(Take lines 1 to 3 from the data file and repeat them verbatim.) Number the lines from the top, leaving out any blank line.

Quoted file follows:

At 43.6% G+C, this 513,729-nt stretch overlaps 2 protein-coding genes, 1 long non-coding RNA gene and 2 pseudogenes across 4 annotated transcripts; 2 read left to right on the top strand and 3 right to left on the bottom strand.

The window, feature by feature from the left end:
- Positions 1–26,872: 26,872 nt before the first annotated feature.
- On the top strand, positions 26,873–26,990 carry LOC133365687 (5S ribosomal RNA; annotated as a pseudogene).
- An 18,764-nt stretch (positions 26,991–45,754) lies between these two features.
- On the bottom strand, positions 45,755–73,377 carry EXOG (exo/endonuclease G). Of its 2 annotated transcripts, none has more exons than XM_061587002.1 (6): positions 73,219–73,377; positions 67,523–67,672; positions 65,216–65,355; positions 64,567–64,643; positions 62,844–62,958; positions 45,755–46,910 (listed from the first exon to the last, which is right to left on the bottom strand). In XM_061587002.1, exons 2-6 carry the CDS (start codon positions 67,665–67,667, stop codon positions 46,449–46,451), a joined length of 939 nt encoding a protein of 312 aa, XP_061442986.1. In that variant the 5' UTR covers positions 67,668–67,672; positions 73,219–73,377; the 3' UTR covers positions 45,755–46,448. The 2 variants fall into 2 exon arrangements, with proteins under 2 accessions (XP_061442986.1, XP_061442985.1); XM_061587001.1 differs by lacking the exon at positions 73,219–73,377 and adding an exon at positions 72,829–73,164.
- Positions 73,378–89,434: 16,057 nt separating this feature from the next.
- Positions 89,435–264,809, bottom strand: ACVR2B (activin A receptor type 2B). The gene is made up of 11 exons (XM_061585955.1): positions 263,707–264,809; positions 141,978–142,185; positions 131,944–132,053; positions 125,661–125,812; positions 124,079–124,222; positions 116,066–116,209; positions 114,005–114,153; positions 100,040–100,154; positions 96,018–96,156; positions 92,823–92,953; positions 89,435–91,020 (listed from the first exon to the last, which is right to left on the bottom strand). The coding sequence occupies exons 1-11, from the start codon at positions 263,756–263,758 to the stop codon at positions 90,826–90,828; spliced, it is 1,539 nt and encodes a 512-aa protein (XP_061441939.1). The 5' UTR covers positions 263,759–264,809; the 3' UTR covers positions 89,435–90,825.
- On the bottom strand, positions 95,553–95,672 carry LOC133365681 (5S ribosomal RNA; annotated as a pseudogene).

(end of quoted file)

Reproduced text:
At 43.6% G+C, this 513,729-nt stretch overlaps 2 protein-coding genes, 1 long non-coding RNA gene and 2 pseudogenes across 4 annotated transcripts; 2 read left to right on the top strand and 3 right to left on the bottom strand.

The window, feature by feature from the left end:
- Positions 1–26,872: 26,872 nt before the first annotated feature.